After the one-two punch of “Gone Baby Gone” and “The Town,” Ben Affleck should not have to prove what a great movie director he is. But for those who, for some utterly bizarre reason, still believe they need further evidence to support this conclusion, I give you “Argo.” His third movie as a director tells the story of how CIA specialist Tony Mendez went about trying to extract six U.S. diplomats out of Iran during the 1979 hostage crisis. It proves to be a very intense experience watching this movie, and I also got a huge kick over how it skewers Hollywood and the business of making movies as well.

I loved how Affleck really went out of his way to make “Argo” look like a 70’s movie. He even included the old Warner Brothers logo (referred to as the “Big W” logo) which preceded the studio’s movies from 1972 to 1984. I’ve really missed this logo for the longest time.

Anyway, when Iranian revolutionaries ended up storming the U.S. embassy in Tehran, six diplomats manage to evade capture and find refuge in the home of Canadian ambassador Ken Taylor (Victor Garber). Meanwhile, back in the United States, the State Department has learned of the escapees and their predicament, and they start looking for ways to get them out of Iran. It is Mendez who comes up with the idea, after watching “Battle for the Planet of the Apes” on television, to create a cover story of how the six are actually filmmakers from Canada who are scouting locations for a fake sci-fi movie called Argo. This looks to be one of those “so bad it’s good” kind of movies, and it would have been fun to watch for all the wrong reasons had it ever been made.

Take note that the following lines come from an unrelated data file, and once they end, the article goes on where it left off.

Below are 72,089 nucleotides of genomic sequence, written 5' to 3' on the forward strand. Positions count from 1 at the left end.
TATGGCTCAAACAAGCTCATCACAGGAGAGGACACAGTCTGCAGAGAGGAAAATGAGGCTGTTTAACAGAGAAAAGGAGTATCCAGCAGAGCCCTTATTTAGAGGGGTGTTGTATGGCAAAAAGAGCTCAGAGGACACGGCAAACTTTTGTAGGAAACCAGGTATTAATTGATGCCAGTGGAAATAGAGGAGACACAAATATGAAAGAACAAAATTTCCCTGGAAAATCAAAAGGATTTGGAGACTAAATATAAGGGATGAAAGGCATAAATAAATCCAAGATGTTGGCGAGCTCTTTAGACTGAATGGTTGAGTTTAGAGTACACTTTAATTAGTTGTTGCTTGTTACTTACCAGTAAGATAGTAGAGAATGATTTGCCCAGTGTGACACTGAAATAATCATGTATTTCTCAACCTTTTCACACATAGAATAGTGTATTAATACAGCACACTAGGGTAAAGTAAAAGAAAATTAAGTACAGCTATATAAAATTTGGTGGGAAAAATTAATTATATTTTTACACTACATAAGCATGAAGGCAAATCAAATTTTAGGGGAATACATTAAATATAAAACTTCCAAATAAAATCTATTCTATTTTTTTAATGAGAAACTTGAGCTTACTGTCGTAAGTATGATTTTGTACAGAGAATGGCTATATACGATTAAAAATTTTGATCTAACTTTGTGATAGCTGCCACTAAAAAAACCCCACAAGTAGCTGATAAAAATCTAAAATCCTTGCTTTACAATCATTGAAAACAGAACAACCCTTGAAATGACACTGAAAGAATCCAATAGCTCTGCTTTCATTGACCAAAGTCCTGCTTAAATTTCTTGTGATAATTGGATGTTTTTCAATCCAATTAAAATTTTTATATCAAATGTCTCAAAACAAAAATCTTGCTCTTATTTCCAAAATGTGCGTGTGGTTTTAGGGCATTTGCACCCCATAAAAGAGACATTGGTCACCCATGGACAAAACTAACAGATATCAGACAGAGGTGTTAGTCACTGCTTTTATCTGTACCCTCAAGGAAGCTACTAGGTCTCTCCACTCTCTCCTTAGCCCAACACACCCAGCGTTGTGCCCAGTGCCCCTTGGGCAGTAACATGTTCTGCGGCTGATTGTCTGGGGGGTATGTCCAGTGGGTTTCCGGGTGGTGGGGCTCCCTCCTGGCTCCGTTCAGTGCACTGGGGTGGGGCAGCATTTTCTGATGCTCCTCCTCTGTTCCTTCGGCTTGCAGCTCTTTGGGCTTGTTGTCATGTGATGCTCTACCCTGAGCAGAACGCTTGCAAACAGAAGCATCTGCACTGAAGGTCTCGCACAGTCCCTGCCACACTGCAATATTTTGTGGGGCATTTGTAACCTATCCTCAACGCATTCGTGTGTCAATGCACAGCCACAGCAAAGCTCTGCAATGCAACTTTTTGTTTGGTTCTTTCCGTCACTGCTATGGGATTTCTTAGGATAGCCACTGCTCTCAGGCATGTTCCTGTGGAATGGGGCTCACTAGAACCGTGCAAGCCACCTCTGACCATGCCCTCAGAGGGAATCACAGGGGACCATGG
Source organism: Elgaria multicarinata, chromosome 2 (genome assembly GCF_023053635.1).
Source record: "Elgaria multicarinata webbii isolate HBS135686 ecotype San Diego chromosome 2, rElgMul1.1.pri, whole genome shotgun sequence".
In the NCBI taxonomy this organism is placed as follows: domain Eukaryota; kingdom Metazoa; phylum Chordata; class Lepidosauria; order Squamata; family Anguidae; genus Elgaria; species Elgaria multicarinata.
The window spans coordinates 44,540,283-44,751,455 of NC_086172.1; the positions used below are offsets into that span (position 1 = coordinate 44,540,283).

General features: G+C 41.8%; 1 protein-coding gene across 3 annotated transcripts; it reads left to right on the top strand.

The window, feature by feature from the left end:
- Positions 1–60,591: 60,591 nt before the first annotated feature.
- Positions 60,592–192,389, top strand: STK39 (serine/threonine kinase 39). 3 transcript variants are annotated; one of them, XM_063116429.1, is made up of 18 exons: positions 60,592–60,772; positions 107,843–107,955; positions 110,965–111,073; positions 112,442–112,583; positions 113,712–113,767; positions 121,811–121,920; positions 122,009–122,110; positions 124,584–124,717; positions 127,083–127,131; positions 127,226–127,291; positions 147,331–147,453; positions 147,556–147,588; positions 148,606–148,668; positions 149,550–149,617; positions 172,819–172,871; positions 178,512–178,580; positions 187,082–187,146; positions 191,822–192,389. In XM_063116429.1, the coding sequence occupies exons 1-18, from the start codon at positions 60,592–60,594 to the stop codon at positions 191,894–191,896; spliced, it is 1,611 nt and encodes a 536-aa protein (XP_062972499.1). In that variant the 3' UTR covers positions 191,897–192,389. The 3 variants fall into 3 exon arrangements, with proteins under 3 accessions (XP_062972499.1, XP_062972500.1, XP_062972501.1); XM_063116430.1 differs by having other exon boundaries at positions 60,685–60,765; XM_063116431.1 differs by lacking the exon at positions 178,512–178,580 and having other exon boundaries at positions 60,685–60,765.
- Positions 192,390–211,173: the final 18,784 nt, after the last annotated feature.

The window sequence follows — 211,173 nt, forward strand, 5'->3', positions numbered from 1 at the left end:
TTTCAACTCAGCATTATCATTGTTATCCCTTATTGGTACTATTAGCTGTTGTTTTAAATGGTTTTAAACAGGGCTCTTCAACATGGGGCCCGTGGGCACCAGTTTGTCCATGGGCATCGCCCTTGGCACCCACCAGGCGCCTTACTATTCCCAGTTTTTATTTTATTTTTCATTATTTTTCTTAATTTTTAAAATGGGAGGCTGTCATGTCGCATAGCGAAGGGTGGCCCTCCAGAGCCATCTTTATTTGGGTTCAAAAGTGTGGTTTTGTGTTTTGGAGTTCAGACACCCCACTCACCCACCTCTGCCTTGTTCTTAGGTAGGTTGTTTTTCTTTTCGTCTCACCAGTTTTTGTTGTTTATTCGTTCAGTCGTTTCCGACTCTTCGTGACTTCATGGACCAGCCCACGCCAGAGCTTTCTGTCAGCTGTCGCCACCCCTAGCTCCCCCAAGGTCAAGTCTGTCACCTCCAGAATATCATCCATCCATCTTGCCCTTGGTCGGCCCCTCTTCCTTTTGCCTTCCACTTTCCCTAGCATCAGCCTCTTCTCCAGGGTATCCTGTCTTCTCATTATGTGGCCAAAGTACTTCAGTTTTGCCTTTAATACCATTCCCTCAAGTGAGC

The scenes where Mendez goes to Hollywood are among my favorites in “Argo” as he works with movie business veterans who are keenly aware that lying to others is part of their job description. John Goodman and Alan Arkin are priceless as make-up artist John Chambers and film producer Lester Siegel, and they are given great pieces of dialogue to speak throughout. The lines Arkin is given are especially biting:

“You’re worried about the Ayatollah? Try the WGA!”

The tension is then ratcheted up tremendously when Mendez heads over to Iran to prep those six diplomats on how to get out of the country alive. You feel their collective anxiety as they become fully aware of how one little slip up will get them quickly executed in public view, and you are with them every step of the way as the walls continue to close in on them. Emotionally speaking, “Argo” is the first movie I have found myself crying after in a long time, and the tears I cried were from sheer relief.